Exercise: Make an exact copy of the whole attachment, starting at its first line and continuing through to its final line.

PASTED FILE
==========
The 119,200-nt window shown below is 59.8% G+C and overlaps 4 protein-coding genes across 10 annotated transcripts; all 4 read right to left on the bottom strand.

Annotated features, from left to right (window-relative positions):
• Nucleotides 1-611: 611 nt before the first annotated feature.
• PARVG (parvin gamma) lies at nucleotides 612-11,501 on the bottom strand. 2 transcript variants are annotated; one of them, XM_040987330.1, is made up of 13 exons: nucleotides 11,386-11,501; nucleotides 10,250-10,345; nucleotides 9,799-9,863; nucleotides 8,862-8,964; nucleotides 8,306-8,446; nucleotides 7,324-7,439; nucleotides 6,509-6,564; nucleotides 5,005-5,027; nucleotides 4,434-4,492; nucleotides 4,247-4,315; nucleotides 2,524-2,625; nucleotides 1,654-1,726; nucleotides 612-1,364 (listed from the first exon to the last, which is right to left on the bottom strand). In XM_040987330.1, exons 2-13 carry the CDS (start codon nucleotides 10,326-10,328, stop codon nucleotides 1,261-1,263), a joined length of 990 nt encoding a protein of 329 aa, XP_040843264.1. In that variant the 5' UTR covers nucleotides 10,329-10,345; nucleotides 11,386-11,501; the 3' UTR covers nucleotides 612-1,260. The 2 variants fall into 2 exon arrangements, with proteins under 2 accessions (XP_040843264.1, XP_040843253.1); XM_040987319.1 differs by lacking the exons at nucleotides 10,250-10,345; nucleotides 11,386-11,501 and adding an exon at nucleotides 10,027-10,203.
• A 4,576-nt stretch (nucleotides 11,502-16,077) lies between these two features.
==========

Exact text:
The 119,200-nt window shown below is 59.8% G+C and overlaps 4 protein-coding genes across 10 annotated transcripts; all 4 read right to left on the bottom strand.

Annotated features, from left to right (window-relative positions):
• Nucleotides 1-611: 611 nt before the first annotated feature.
• PARVG (parvin gamma) lies at nucleotides 612-11,501 on the bottom strand. 2 transcript variants are annotated; one of them, XM_040987330.1, is made up of 13 exons: nucleotides 11,386-11,501; nucleotides 10,250-10,345; nucleotides 9,799-9,863; nucleotides 8,862-8,964; nucleotides 8,306-8,446; nucleotides 7,324-7,439; nucleotides 6,509-6,564; nucleotides 5,005-5,027; nucleotides 4,434-4,492; nucleotides 4,247-4,315; nucleotides 2,524-2,625; nucleotides 1,654-1,726; nucleotides 612-1,364 (listed from the first exon to the last, which is right to left on the bottom strand). In XM_040987330.1, exons 2-13 carry the CDS (start codon nucleotides 10,326-10,328, stop codon nucleotides 1,261-1,263), a joined length of 990 nt encoding a protein of 329 aa, XP_040843264.1. In that variant the 5' UTR covers nucleotides 10,329-10,345; nucleotides 11,386-11,501; the 3' UTR covers nucleotides 612-1,260. The 2 variants fall into 2 exon arrangements, with proteins under 2 accessions (XP_040843264.1, XP_040843253.1); XM_040987319.1 differs by lacking the exons at nucleotides 10,250-10,345; nucleotides 11,386-11,501 and adding an exon at nucleotides 10,027-10,203.
• A 4,576-nt stretch (nucleotides 11,502-16,077) lies between these two features.